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Karen Warner

Emerson Collective Fellowship

Exploring how California's Central Valley can help scale bio-based climate solutions.

Headshot of Karen Warner

Karen Warner learned to build international operations as an early leader of Global Health Corps. She explored philanthropy and impact investing as an early team member at Emerson Collective. She has worked in the private sector, and with local, state, and federal governments to develop cross-sector partnerships and strategies for scaling up social innovation. In 2018, she returned to her hometown in the Central Valley of California to serve as district chief of staff for a member of Congress. 

After becoming a parent—and drawing inspiration from young climate activists—she found herself drawn to the climate movement. She began to explore ways that her home region of the Central Valley could both lead, and benefit from climate solutions. 

Today, she leads BEAM Circular, a new action accelerator at the intersection of agriculture, climate, and bioscience that advances regional efforts to scale up climate solutions and generate economic opportunity in disinvested communities.

As an Emerson Collective Fellow, Warner will build the North San Joaquin Valley, BioEconomy, Agriculture & Manufacturing (BEAM) initiative. It will focus on rapidly testing and scaling innovations that convert waste from food and agriculture into value, for example, through the creation of bio-based plastics and other materials.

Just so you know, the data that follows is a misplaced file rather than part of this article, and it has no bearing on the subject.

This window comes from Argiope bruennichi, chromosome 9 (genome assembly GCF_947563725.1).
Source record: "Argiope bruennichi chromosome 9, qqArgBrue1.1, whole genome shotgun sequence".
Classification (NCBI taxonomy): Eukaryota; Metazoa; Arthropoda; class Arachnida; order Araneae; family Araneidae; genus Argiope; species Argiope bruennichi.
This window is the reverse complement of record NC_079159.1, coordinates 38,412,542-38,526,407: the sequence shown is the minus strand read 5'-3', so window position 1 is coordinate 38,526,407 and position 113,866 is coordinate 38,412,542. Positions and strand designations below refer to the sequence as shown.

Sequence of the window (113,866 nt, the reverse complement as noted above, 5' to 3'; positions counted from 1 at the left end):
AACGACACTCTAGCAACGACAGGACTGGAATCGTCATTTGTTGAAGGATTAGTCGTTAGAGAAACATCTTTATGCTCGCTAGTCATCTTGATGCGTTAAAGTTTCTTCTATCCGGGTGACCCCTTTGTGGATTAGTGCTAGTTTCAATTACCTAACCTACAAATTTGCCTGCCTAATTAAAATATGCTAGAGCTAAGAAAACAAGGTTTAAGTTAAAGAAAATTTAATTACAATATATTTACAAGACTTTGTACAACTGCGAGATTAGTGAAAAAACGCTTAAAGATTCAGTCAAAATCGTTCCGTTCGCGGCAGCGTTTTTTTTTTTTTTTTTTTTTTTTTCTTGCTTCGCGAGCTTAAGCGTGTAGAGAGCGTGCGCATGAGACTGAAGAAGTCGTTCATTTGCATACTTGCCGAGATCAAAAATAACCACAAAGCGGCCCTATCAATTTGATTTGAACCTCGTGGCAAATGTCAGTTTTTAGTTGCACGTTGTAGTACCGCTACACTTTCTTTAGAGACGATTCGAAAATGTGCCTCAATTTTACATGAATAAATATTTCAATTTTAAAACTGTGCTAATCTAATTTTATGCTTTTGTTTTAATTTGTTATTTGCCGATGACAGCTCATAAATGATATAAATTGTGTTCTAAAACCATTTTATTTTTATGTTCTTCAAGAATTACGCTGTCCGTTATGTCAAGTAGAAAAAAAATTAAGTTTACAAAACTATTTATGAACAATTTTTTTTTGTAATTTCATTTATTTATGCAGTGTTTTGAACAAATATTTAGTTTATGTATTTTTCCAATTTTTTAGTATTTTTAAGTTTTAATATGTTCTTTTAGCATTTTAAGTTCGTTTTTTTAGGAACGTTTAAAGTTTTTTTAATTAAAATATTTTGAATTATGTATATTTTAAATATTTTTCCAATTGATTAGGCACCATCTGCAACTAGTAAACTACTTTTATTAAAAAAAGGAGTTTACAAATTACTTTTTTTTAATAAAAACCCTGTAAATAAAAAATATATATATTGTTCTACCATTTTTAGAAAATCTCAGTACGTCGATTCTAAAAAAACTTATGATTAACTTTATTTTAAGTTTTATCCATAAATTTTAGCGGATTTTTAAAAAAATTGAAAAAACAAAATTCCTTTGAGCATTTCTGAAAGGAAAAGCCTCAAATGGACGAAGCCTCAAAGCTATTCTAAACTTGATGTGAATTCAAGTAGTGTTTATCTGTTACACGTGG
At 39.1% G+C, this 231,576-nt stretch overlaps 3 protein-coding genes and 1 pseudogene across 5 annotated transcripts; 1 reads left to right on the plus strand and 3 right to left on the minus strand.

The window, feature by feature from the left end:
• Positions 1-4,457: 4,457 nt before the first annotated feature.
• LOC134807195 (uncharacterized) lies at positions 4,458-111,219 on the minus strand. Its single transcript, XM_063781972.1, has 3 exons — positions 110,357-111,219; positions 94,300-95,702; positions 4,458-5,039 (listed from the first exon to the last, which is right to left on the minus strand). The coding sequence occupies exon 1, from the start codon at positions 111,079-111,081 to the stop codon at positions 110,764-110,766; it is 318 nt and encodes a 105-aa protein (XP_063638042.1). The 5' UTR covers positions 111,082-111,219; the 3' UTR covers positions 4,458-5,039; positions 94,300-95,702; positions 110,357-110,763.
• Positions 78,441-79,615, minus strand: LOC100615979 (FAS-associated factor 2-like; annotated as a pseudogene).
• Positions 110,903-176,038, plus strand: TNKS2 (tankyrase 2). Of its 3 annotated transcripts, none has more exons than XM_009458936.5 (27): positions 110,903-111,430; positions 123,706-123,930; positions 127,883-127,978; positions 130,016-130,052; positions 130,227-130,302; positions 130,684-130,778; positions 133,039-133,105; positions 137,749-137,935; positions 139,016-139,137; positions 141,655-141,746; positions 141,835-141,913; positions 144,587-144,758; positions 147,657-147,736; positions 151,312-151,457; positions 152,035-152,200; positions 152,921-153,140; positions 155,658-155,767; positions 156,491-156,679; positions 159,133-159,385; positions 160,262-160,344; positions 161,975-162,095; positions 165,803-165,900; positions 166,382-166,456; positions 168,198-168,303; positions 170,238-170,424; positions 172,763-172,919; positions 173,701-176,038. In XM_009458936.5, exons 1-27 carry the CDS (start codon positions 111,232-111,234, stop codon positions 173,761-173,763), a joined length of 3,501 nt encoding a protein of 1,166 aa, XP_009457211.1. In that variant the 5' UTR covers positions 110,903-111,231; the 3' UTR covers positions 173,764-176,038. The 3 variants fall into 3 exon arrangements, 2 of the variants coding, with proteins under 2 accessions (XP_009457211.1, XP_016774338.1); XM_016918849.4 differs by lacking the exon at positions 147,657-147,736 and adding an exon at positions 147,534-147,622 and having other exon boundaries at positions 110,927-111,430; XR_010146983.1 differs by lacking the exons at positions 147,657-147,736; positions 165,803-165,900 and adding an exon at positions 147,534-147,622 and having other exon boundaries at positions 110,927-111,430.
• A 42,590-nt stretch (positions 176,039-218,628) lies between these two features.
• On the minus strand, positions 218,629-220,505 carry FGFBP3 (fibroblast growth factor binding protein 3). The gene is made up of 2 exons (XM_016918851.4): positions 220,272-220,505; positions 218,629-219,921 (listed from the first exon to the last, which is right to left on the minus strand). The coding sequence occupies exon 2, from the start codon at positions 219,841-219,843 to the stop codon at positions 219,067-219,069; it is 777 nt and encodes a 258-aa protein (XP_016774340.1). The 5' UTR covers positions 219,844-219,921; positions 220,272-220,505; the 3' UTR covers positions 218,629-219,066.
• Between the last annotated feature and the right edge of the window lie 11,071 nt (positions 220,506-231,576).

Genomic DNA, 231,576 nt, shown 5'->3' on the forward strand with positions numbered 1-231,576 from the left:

The North San Joaquin Valley, Warner’s home community, is one of the most productive agricultural regions in the world. Although it borders the Bay Area, a major hub of capital and innovation, too much gets “lost in translation” between those regions: The tri-county North San Joaquin Valley is home to a historically disinvested population of 1.6 million people. Poverty, and public-health burdens abound.

BEAM was catalyzed by community-based economic planning efforts led by Stanislaus County that address regional inequities. It has been developed with advisers from the Brookings Institution and Lawrence Berkeley National Laboratory, and with community, business, education, and government partners. 

BEAM will work with its partners to drive public and private projects that accelerate the circular bioeconomy, transforming agricultural waste into a variety of materials and products. 

Aligning talent, innovation, shared infrastructure, and capital, this regional effort aspires to make a dent in the 24% of global greenhouse-gas emissions associated with food, agriculture, and land use, while modeling a way for agricultural communities to build more-inclusive and resilient economies.